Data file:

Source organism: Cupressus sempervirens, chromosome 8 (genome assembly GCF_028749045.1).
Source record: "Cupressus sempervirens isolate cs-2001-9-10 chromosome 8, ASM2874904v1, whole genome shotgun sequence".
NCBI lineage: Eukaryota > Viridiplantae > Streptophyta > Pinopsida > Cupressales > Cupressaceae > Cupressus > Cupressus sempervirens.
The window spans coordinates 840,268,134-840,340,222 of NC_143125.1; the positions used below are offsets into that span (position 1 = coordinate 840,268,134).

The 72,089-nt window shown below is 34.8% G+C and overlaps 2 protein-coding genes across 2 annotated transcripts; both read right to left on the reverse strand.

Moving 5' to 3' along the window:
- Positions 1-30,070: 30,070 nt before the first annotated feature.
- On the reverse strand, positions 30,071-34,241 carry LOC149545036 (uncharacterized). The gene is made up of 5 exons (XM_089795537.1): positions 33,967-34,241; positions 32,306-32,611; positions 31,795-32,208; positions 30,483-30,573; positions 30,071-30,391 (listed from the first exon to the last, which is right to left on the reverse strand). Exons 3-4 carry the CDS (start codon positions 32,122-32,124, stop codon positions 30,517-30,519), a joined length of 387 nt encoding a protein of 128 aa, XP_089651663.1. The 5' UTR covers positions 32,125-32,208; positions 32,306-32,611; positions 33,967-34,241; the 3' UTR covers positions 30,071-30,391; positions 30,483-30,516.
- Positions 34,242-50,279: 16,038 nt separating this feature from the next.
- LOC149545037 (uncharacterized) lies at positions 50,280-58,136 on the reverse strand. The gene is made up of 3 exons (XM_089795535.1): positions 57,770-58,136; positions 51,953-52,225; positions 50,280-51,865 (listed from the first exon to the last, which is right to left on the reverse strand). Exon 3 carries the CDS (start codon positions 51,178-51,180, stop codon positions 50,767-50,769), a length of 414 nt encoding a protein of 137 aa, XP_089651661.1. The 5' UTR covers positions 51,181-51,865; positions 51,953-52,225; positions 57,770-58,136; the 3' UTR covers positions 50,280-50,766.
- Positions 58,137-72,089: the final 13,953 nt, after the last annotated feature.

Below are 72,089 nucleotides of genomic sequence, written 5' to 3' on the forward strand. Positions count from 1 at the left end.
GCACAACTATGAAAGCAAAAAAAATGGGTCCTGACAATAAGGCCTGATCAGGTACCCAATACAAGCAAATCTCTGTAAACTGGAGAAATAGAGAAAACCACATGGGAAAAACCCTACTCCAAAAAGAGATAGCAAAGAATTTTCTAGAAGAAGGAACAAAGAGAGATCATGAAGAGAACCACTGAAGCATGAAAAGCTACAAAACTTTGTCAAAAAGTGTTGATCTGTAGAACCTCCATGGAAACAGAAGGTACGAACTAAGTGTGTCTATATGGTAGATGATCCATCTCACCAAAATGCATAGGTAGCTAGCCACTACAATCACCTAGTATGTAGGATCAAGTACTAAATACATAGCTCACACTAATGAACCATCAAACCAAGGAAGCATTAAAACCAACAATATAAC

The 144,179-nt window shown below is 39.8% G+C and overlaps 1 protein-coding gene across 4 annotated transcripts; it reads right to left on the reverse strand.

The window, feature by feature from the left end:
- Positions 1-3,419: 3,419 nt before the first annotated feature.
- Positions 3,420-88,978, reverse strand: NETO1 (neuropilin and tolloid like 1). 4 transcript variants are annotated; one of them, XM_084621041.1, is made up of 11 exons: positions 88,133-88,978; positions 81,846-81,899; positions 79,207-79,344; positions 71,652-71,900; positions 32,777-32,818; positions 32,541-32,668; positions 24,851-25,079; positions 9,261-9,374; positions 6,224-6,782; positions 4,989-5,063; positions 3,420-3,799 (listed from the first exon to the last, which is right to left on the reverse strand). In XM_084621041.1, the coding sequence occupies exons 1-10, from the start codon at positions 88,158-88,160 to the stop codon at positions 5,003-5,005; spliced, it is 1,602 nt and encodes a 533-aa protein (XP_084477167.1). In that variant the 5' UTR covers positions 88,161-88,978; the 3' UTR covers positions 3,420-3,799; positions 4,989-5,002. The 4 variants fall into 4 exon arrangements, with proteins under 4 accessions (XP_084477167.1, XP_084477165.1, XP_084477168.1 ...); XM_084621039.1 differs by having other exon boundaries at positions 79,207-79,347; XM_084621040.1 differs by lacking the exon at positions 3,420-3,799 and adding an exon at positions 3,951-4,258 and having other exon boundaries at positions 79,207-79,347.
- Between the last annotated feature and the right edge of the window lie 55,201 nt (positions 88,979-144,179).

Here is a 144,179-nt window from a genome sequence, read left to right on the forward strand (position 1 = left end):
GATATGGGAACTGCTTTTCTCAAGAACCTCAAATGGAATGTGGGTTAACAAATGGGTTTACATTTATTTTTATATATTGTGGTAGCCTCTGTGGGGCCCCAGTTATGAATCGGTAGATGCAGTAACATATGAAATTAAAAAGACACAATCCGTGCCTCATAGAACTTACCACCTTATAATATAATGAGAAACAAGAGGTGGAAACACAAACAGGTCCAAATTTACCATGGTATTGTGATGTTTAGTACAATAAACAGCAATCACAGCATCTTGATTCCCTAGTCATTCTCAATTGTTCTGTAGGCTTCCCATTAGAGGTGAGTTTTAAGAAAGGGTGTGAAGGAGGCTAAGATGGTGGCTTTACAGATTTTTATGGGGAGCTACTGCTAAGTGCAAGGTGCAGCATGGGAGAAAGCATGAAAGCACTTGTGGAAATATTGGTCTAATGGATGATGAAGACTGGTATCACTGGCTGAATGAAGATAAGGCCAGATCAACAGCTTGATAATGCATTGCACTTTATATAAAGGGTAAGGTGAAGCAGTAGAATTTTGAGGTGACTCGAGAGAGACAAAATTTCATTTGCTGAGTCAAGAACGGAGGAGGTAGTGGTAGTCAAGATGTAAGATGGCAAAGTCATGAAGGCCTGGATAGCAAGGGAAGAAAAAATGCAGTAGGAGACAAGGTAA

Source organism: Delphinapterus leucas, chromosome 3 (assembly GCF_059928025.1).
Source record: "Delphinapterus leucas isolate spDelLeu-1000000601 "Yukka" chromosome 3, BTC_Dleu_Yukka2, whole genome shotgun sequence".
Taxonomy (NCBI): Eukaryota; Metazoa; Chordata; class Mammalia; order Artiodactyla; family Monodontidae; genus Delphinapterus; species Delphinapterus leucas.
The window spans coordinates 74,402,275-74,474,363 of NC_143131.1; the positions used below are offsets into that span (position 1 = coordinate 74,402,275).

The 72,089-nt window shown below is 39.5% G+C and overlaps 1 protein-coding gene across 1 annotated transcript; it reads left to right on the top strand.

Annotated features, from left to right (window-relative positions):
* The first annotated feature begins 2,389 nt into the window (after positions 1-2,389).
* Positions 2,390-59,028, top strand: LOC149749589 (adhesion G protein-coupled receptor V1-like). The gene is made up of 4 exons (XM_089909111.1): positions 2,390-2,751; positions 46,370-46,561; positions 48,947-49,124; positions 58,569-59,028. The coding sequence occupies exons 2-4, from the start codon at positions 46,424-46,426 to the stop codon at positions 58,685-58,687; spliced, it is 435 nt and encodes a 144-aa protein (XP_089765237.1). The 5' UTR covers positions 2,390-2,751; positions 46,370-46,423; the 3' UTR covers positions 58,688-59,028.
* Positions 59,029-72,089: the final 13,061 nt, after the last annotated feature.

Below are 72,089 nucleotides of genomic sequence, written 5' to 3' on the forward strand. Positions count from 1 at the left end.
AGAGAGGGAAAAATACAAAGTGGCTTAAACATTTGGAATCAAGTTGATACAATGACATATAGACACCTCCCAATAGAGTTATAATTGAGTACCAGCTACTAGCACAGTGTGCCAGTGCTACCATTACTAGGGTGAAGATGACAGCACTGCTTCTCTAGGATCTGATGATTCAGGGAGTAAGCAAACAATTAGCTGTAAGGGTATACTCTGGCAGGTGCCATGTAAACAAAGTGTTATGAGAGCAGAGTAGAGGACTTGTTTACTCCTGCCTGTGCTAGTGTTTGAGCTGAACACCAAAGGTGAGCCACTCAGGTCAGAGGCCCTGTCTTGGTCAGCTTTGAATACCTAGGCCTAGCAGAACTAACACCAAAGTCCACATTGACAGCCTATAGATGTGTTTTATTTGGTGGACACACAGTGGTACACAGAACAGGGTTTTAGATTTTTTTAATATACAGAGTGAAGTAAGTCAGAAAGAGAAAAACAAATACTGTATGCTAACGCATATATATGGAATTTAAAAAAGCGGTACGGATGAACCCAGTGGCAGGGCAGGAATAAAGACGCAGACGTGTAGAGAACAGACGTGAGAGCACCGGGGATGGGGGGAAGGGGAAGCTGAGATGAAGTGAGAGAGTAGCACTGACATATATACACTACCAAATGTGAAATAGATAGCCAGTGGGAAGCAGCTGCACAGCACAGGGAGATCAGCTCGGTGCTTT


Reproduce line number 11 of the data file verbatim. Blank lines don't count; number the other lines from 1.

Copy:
- Positions 58,137-72,089: the final 13,953 nt, after the last annotated feature.